A subjective prior (sometimes called an elicited prior) describes the informed opinion of the value of a parameter prior to the collection of data. We discuss in some depth the techniques for eliciting opinions. A subjective prior can be represented as a series of points on a graph:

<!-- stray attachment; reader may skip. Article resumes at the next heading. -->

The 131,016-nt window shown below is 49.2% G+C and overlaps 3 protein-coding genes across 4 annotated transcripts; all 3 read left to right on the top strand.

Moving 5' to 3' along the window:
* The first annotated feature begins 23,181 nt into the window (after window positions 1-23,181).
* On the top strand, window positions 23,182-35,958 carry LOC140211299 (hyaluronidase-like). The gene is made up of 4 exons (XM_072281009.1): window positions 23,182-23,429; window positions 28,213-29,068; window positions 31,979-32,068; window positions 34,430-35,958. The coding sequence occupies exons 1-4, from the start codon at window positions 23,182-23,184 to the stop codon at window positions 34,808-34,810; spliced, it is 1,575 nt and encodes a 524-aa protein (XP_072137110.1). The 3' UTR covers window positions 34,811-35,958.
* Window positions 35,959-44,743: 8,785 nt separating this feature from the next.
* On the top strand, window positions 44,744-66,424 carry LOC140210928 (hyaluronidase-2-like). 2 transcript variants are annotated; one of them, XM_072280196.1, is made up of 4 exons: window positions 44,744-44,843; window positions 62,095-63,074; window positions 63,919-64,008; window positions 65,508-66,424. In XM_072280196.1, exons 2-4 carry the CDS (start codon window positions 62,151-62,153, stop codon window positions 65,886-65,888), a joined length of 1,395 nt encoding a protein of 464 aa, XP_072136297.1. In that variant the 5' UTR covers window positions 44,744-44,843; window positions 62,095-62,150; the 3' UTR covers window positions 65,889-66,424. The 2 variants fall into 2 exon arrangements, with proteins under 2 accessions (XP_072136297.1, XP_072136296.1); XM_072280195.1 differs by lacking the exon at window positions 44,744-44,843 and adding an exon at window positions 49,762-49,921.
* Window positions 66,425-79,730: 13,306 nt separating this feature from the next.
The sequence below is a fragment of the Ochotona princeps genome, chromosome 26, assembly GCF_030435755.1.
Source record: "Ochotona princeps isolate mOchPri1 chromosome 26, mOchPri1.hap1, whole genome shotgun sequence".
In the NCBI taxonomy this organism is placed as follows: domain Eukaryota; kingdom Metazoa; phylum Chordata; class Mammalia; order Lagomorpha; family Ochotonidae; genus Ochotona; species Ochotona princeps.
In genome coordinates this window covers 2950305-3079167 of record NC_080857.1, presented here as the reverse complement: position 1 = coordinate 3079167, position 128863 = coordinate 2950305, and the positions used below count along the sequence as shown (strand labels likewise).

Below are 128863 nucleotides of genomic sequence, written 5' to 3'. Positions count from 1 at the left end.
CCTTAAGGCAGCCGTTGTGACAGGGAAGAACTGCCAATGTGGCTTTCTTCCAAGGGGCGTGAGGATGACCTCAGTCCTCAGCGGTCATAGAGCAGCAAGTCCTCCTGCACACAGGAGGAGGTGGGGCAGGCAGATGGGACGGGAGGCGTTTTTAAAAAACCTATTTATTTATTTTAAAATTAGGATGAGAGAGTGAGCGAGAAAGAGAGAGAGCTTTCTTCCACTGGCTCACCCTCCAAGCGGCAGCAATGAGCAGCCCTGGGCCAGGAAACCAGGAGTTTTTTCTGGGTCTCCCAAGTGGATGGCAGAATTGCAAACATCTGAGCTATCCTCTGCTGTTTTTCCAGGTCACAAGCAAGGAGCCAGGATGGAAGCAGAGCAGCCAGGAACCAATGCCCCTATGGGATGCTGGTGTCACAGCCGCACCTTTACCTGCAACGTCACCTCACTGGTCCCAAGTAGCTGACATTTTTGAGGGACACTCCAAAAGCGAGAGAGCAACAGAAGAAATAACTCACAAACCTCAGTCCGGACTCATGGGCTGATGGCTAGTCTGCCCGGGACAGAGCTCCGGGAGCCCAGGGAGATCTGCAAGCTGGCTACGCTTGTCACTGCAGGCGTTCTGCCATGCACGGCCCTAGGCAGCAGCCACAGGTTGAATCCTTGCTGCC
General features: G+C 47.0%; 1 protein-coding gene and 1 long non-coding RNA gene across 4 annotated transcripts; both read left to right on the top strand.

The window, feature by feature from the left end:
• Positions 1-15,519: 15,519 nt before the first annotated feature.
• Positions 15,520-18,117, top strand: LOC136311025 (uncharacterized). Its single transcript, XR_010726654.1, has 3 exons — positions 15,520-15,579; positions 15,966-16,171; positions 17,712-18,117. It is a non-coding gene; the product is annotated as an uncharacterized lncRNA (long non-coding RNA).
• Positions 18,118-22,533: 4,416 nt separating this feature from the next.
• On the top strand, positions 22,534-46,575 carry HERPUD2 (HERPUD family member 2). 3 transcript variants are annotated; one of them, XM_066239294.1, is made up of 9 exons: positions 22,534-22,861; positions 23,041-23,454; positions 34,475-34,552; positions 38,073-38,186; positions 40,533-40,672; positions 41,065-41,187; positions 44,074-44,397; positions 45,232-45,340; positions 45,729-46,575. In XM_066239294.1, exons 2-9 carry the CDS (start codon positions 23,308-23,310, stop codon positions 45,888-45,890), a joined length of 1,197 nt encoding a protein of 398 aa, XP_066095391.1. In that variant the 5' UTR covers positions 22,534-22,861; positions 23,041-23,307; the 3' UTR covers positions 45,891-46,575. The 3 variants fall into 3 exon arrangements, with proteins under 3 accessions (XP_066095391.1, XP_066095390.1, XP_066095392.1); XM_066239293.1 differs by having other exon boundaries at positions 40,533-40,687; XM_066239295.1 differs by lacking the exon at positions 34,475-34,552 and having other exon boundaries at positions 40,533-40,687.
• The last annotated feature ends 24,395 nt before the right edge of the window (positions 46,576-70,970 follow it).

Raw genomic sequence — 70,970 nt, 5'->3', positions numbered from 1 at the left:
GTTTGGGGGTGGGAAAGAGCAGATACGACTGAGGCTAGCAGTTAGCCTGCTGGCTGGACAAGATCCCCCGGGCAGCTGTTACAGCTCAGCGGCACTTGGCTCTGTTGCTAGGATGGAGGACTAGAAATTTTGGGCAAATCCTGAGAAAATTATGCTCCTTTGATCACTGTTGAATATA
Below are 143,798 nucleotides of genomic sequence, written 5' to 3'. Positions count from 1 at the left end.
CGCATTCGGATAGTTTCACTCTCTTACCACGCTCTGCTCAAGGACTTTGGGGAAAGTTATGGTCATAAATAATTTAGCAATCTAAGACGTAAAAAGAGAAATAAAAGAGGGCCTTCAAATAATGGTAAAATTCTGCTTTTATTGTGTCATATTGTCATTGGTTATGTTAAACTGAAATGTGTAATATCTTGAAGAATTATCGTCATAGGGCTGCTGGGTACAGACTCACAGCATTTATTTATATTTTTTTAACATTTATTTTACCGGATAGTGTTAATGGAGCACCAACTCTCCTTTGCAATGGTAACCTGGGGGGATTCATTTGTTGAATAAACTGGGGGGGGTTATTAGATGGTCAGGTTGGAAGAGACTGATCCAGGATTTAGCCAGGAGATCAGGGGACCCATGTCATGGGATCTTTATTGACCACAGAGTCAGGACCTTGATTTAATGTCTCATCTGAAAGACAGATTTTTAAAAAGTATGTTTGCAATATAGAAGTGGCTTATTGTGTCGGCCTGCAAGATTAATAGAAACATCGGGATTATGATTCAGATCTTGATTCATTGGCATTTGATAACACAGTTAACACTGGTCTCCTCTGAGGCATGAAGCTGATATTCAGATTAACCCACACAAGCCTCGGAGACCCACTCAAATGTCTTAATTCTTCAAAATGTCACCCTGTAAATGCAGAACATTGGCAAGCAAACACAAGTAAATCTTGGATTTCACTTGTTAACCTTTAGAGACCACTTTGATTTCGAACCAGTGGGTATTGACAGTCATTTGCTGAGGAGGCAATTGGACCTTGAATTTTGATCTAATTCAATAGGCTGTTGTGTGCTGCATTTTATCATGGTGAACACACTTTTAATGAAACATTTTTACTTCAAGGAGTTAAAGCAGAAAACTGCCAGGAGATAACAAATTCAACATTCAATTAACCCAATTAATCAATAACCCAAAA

It is a simple enough exercise to read off a number of points from such graphs and use the height of each point as a substitute for p(q). Sometimes it is possible to reasonably match a subjective opinion like that of the Figure above to a conjugate prior for the likelihood function one is intending to use. With Crystal Ball's "define assumption" window, you can show the expert a range of distributions and parameter values, and let him/her chose which one he/she finds represents his/her believe the best. An exact match is not usually important because a) the subjective prior is not usually specified that accurately anyway, and b) the prior has progressively less influence on the posterior the larger the set of data used in calculating the likelihood function. At other times, a single conjugate prior may be inadequate to describe a subjective prior, but a composite of two or more conjugate priors will produce a good representation.